JUMPP, which supports the Mekong region to improve its energy security and encourages regional power trade and integration, is one initiative where this partnership could be readily applied. The United States put forward a $29.5 million commitment
to JUMPP in 2020 to support programs
providing technical training, increasing transparency, and improving the sustainability of energy production. Current
JUMPP programs concentrate in Laos, Thailand, and Vietnam, including technology upgrades in Thailand, solar power initiatives in Vietnam, and grid code quality improvements in Laos.
Japan and the United States met with representatives of the Thai, Vietnamese, Lao, and Cambodian governments in November 2021
to identify future areas of collaboration. The programs, however, still largely concentrate on Vietnam, Thailand, and Laos, emphasizing electric vehicles and battery storage. Although Phnom Penh participates in conversations about JUMPP initiatives, U.S. government documentation of programs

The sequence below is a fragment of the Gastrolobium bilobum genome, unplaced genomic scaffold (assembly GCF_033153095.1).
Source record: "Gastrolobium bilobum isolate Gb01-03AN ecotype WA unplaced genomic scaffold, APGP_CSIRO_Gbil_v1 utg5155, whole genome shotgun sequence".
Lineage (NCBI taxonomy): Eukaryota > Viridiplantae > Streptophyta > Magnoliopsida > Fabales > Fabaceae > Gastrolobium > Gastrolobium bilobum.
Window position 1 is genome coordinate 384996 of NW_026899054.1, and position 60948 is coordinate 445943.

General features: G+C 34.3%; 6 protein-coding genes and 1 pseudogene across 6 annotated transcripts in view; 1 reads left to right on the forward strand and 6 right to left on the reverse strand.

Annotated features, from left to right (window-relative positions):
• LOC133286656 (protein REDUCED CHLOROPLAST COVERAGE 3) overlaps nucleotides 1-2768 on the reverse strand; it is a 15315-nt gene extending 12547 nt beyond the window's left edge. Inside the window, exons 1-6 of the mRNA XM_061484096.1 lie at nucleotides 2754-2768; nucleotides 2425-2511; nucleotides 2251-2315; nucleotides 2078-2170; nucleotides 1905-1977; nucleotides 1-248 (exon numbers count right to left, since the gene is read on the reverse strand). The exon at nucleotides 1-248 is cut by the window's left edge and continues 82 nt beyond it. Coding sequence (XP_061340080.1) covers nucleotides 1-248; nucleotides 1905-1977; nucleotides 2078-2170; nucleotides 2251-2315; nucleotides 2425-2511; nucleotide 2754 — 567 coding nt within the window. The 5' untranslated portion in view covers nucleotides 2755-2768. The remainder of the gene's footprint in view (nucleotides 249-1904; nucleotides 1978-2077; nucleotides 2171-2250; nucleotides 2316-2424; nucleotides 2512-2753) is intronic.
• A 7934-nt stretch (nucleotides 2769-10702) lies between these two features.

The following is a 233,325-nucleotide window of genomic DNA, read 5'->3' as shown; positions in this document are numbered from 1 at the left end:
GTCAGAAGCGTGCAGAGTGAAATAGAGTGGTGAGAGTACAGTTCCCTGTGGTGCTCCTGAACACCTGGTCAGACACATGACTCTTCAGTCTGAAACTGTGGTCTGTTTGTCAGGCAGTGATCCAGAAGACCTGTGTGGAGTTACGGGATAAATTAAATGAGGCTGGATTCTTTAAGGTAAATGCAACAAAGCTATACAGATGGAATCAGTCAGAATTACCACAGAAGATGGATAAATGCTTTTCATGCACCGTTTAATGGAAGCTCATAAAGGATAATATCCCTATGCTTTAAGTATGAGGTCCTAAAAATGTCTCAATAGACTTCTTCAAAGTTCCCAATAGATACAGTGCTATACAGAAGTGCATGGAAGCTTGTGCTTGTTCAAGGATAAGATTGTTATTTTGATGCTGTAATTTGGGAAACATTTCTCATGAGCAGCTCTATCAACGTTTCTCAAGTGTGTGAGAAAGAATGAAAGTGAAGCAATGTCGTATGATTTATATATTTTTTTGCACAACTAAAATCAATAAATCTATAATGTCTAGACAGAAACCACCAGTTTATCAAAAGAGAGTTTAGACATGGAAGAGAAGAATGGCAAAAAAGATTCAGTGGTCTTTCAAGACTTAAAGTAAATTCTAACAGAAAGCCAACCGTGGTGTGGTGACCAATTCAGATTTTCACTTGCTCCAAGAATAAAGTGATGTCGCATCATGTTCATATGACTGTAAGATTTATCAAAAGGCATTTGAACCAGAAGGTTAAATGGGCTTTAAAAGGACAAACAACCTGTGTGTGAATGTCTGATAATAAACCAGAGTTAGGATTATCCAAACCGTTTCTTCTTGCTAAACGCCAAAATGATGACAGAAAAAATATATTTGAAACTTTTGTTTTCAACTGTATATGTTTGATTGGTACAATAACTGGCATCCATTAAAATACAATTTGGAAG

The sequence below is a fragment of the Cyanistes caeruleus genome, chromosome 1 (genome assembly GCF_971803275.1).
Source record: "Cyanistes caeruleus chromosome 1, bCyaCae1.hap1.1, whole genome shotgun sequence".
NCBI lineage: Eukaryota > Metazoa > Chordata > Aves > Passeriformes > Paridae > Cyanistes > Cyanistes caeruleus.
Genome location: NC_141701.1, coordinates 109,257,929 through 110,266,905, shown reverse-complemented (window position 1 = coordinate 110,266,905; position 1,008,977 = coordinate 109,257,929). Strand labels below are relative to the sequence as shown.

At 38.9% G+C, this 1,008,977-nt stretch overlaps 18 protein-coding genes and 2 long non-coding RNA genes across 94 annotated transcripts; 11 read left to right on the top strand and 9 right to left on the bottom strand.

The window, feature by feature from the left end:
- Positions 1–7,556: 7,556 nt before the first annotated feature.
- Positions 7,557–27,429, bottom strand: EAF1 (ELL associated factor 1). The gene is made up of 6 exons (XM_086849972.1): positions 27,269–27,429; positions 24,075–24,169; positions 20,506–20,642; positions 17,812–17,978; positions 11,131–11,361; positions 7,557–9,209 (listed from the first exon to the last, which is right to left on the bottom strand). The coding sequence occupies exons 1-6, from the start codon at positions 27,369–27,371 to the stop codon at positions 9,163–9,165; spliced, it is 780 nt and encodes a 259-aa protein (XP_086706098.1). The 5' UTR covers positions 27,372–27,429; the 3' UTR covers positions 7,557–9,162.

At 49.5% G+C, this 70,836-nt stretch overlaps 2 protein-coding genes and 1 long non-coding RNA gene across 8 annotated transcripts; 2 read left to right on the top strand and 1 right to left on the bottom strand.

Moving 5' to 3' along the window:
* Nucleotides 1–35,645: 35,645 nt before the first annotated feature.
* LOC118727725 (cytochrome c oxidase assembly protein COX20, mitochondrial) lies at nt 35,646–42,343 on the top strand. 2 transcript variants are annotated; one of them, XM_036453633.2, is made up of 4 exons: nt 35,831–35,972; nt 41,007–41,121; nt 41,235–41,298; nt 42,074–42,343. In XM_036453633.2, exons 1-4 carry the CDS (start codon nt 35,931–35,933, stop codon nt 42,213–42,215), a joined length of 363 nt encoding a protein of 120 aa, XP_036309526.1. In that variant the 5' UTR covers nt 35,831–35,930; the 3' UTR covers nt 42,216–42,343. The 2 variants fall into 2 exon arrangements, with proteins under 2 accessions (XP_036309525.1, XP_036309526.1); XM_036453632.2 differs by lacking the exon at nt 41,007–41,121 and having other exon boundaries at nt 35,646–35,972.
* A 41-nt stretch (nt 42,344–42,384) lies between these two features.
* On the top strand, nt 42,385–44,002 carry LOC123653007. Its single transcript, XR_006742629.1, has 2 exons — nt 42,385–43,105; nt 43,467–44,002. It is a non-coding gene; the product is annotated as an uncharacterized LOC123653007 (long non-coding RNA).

supported by JUMPP in 2019-2020 do not list any programs based in Cambodia. This lack of engagement may reflect the United States’ inconsistent funding requirements for development projects in Cambodia. Of the Mekong countries, only Cambodia and Myanmar have Country Notification Requirements in the Consolidated Appropriations Act
in Fiscal Year (FY) 2022, meaning any funding used in Cambodia for objectives not already specified in the act requires congressional approval. Between FY2017 and FY2022, the specific restrictions on funding in Cambodia vary, but largely are focused on war legacy issues. The way this funding is designated leaves little left over for JUMPP’s power-oriented projects, which would need congressional approval under this act. Japan, which does not share these funding restrictions, has become a work-around to maintain the JUMPP program’s presence in Cambodia. Some of Japan’s recent support for the program includes